Light Descending

Octavia Randolph

 

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Photo by Iorwerth Allison

This last April I went to the Boston Athenaeum to hear Octavia Randolph speak about her new historical novel, “Light Descending” recounting the life of the nineteenth century art and social critic, John Ruskin. I was drawn to Octavia’s lecture in hopes of learning more about Ruskin whose own writing I had found difficult to follow even though he was a constant reference in many of the cultural concerns of the Victorian era which I have studied over time.

Octavia delivered a compelling talk that appeared to be entirely extemporaneous spoken with eloquent authority that drew her audience into an intriguing narrative about a complex genius whose personal life was intellectually and artistically exalted but emotionally perplexing. She liberally quoted from her prose by reading excerpts from her novel and these passages seemed to seamlessly extend  the narrative of her lecture and be of one piece leading us on and to want to read more.

My Mother used to tell my brothers and I of Grandmother Gwendolyn reading her five daughters “into” a novel. She would start reading aloud a new book after dinner while the girls were doing the washing up and before the last dish was wiped dry and stacked in the pantry they would all be clamoring for first dibs at the book. My mother did the same with us but because she was a dramatic actress with an enchanting voice we would urge her on to read the whole story and so she did, bits at a time, each night.

Essentially this is what Octavia has done for me, first with her lecture at the Athenaeum and then with the novel of Ruskin itself, making the pithy subject come to life with so many compelling details that I galloped through the aptly named, “Light Descending” and now I look forward to reading it again and more of Ruskin’s books and articles.

John Ruskin’s influence in the art and architecture of the 1800’s was profoundly influential,  emphasizing  the connections between nature, art and society which so profoundly influenced the  Pre Raphaelite painters, Arts and  crafts movements  and ultimately stimulating the great debate over the dignity of labor verses the stultifying oppression of Industrial capitalism. Along the way he found time to explore, in depth, a vast array of subjects from geology, meteorology, botany, social sciences, nineteenth century (modern) painting and architectural history, to mention a few of his interests. He is a worthy subject to study and I have Octavia to thank for directing me back to the man whose message was, “Truth to Nature.”

I have come to discover that Octavia  is herself something of a Polymath genius recreating a whole world of Nordic and early English life as revealed in her saga “The Circle of Ceridwen” set in the distant mists of heroic legend where there is are “Young women with courage, swords with names, Vikings with tattoos, warfare, passion, survival, sheep and other good things…”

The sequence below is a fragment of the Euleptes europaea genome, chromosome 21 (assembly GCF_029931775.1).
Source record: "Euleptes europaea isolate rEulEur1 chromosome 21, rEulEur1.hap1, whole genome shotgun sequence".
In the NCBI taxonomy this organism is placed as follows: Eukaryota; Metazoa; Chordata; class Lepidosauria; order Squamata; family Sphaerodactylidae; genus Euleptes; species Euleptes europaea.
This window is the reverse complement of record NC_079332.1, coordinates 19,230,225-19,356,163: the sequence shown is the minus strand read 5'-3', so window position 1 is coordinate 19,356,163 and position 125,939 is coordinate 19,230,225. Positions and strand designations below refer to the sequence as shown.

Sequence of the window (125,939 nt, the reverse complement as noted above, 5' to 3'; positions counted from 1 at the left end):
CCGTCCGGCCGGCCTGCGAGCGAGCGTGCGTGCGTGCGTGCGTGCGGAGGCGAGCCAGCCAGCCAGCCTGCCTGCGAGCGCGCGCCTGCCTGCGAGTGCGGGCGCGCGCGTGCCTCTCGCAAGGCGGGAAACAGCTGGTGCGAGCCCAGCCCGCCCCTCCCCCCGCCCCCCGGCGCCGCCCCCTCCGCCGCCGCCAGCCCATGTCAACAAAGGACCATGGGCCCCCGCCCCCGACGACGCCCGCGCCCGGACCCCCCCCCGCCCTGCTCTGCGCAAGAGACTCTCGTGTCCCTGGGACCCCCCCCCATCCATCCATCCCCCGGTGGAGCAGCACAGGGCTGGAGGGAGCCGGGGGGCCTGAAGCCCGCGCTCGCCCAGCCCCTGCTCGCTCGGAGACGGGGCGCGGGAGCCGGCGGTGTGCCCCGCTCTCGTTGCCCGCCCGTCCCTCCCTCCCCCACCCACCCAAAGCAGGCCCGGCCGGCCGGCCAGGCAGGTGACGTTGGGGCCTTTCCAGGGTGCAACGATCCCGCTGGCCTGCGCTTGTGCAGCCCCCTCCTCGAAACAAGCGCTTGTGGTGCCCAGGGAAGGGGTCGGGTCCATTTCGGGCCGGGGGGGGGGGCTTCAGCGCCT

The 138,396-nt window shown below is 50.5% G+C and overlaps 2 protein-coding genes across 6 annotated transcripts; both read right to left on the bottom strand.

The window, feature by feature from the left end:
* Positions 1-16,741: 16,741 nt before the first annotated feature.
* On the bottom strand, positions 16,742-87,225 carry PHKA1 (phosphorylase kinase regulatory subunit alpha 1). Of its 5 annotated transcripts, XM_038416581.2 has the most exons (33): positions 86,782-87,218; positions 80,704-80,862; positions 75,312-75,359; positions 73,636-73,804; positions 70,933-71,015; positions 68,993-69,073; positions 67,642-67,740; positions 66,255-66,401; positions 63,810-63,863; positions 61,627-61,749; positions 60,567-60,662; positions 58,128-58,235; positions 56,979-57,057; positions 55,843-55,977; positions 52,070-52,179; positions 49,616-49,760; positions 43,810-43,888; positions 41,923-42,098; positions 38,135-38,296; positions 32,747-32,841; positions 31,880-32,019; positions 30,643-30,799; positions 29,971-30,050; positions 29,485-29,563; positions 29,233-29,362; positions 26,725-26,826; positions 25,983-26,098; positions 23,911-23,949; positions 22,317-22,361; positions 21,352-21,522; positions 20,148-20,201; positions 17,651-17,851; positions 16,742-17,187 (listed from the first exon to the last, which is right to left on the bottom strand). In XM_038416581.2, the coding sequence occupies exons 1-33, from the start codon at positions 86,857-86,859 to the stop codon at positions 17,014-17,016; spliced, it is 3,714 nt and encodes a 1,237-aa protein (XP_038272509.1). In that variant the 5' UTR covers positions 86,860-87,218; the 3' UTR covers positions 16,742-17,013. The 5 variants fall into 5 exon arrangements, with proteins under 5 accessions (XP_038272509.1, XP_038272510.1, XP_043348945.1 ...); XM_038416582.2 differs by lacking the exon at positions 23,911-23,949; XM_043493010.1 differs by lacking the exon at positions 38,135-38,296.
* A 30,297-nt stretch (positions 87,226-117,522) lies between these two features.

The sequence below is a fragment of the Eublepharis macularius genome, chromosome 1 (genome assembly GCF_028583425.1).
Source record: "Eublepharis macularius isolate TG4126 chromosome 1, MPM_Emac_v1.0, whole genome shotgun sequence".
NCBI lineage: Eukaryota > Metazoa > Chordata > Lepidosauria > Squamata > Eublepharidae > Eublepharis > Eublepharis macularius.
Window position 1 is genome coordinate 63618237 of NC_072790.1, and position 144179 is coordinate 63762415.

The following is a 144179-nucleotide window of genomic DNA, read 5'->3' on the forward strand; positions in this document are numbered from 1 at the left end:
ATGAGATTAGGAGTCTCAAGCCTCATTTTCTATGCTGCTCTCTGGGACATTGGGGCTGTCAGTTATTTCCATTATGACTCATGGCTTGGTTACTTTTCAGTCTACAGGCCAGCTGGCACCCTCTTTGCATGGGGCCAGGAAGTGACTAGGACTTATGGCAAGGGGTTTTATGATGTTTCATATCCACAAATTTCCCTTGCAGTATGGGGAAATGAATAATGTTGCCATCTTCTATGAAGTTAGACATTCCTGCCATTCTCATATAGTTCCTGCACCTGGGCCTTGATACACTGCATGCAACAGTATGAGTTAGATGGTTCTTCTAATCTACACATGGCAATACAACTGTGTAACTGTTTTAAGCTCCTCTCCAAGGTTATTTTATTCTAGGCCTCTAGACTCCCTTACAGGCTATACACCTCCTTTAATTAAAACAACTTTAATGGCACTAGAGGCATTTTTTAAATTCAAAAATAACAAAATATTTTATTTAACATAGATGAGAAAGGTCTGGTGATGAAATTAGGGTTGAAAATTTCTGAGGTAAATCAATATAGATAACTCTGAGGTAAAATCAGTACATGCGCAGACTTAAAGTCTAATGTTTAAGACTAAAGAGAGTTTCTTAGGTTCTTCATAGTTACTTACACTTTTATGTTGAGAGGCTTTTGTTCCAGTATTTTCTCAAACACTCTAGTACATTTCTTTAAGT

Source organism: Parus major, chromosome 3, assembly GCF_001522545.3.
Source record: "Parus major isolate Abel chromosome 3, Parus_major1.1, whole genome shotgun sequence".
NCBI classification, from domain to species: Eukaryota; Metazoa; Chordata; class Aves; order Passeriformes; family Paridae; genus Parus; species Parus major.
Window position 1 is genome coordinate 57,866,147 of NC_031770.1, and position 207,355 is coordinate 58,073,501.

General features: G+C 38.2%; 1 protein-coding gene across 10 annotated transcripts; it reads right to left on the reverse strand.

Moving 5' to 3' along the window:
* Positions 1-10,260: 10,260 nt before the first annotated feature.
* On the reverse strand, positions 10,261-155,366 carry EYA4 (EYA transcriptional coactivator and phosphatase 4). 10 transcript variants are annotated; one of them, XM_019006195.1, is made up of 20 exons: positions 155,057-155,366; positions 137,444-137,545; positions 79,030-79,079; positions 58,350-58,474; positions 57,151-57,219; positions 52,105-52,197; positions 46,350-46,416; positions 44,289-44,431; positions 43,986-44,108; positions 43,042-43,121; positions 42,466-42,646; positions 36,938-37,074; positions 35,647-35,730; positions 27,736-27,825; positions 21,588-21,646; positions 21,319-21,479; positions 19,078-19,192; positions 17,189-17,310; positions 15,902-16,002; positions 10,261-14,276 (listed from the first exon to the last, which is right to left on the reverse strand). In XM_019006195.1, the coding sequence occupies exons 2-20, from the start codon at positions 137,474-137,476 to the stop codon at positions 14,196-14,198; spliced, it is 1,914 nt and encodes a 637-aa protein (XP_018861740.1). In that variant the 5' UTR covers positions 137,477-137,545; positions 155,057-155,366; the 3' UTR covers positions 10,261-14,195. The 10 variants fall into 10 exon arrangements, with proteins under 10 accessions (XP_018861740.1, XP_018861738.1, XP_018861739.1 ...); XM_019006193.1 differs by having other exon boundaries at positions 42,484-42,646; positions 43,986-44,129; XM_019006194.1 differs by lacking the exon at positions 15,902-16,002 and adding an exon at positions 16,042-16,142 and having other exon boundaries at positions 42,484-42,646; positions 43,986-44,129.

Go to her website and read all about it and make sure you see her short videos expounding on Nordic history and her travels to Gotland, Sweden. There you will see and hear what an alluring story teller Octavia is.

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photo by Iorwerth Allison

Octavia’s web site

You can see by my photographic portraits of the author how strikingly beautiful she is. When first I saw her at The Boston Athenaeum I was captivated by her timeless grace and dignity so much so that when I went to buy “Light Descending” at the reception following her lecture, I spontaneously blurted out, “Would you consider allowing me to photograph you?” As you can see Octavia was brave enough to come round to my studio/apartment where we worked together to create images that are intended to reach for, and articulate her inner world, the magical space of a consummate artist. In this way we are getting to know each other which has further perked my curiosity to the extent that I posed a number of questions which she has graciously consented to answer and they are as follows;

Questions for our Lady Octavia:

I A – Have you lived previous lives? Or do you feel a collective unconscious affinity for the periods you write about?

O R – Very interesting question! I don’t feel that strong sense of having been reincarnated that some do. I do however have a strong sense of connection to my own ancestry, my own family, to the English language, and to all Northern scenery.

I A -Do you feel an unexplained understanding of ancient times?

O R -I do. Both landscape and artefacts heighten this understanding – walking long-settled landscapes known to my characters, looking at the material culture of their eras.

I A -Did you always feel the need to tell stories?

OR -Unlike many authors who say “they have always written”, I would say instead that I always enjoyed a rich (sometimes perhaps overly rich) imaginative life. It expressed itself in art before it did in words.

I A -Does your research excite/ inspire your story lines or does research merely fill in the gaps and details of a story that already lives inside you?

OR -Both, I am strict about historical veracity, and it is thrilling when received, recorded history prompts me to extend or deepen a story.

I A -As a girl did you feel an affinity towards medieval England?